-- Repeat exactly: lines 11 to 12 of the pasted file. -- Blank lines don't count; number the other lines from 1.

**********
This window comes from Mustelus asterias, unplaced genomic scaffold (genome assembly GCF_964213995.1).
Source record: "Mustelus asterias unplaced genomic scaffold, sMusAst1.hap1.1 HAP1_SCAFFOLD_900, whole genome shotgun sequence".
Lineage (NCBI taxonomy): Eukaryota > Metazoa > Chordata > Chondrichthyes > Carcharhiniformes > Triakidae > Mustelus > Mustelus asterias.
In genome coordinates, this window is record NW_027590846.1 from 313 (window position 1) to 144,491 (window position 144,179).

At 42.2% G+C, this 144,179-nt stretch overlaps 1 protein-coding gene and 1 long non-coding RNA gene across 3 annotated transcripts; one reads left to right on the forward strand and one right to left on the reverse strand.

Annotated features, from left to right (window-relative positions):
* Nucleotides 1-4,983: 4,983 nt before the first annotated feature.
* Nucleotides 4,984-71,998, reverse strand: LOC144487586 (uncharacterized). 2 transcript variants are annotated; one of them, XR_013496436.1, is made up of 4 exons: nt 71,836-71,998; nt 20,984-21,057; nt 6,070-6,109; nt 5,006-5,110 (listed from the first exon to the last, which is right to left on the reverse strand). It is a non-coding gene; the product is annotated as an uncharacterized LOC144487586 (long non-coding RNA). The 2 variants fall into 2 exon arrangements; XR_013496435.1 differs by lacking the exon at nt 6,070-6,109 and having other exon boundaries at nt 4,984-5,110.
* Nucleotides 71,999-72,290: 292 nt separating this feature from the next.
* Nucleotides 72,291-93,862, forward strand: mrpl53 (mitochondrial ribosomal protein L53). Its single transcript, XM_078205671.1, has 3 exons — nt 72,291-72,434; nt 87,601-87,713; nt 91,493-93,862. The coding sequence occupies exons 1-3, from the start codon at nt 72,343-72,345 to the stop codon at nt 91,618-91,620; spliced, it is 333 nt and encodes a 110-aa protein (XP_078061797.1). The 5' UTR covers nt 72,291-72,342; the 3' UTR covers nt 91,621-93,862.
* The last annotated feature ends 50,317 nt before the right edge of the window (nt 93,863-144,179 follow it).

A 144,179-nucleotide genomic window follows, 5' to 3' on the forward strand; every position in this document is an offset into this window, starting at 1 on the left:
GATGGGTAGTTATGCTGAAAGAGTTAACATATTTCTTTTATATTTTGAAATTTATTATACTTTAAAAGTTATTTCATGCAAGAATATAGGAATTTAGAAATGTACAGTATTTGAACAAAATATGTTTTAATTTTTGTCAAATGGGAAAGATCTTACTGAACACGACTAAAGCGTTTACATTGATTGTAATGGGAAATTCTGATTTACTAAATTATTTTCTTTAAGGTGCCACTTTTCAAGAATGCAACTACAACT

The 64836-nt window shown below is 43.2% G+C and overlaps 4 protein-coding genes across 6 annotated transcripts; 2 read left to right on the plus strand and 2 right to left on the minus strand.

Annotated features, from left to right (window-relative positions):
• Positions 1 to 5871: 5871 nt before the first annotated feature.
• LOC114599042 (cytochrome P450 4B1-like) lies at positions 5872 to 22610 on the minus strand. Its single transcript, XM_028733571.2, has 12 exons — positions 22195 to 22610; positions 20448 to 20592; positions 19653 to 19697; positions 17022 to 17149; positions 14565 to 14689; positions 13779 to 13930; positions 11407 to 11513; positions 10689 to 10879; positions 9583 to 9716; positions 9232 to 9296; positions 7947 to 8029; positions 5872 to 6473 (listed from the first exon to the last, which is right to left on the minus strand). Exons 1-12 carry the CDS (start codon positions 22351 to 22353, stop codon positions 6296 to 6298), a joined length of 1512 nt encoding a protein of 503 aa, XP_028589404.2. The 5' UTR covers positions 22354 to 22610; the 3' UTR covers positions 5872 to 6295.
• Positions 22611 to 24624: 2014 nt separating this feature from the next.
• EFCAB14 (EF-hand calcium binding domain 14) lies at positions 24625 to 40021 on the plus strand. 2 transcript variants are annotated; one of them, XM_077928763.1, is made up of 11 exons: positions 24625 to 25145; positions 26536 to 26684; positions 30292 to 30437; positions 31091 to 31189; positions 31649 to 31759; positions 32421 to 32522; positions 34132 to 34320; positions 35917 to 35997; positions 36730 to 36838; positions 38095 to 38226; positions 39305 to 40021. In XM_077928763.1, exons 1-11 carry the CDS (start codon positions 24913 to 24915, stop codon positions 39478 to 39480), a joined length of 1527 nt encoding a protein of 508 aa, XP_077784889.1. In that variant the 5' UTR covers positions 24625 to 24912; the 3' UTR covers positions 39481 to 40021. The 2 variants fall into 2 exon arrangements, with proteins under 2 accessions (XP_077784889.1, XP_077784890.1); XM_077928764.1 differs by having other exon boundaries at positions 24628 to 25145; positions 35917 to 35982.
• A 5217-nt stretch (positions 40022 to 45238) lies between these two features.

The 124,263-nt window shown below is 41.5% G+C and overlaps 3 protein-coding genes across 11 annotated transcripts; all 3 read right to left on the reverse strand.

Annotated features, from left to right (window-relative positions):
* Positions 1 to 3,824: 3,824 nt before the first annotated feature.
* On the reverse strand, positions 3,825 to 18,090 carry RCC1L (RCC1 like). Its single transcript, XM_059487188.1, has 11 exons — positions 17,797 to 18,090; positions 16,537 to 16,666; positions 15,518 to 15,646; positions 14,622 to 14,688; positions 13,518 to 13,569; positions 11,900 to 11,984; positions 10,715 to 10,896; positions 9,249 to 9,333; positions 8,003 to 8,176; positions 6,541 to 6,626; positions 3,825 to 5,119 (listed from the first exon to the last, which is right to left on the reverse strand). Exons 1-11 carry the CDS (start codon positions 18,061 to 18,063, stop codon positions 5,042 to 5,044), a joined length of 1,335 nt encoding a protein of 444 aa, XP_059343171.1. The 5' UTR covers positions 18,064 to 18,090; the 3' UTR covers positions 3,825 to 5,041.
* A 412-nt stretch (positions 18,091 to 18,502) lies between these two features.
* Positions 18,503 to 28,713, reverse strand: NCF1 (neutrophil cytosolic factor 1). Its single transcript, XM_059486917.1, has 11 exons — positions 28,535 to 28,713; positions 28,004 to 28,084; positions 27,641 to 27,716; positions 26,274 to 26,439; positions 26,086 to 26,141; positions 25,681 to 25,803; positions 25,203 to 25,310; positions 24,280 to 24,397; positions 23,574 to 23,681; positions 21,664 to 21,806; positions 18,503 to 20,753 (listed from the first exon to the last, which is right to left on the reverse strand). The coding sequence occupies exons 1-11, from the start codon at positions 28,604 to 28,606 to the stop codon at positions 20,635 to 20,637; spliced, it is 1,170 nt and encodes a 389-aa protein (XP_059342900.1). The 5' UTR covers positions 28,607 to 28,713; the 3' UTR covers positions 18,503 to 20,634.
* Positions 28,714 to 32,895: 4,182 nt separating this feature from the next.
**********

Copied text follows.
* The last annotated feature ends 50,317 nt before the right edge of the window (nt 93,863-144,179 follow it).

A 144,179-nucleotide genomic window follows, 5' to 3' on the forward strand; every position in this document is an offset into this window, starting at 1 on the left: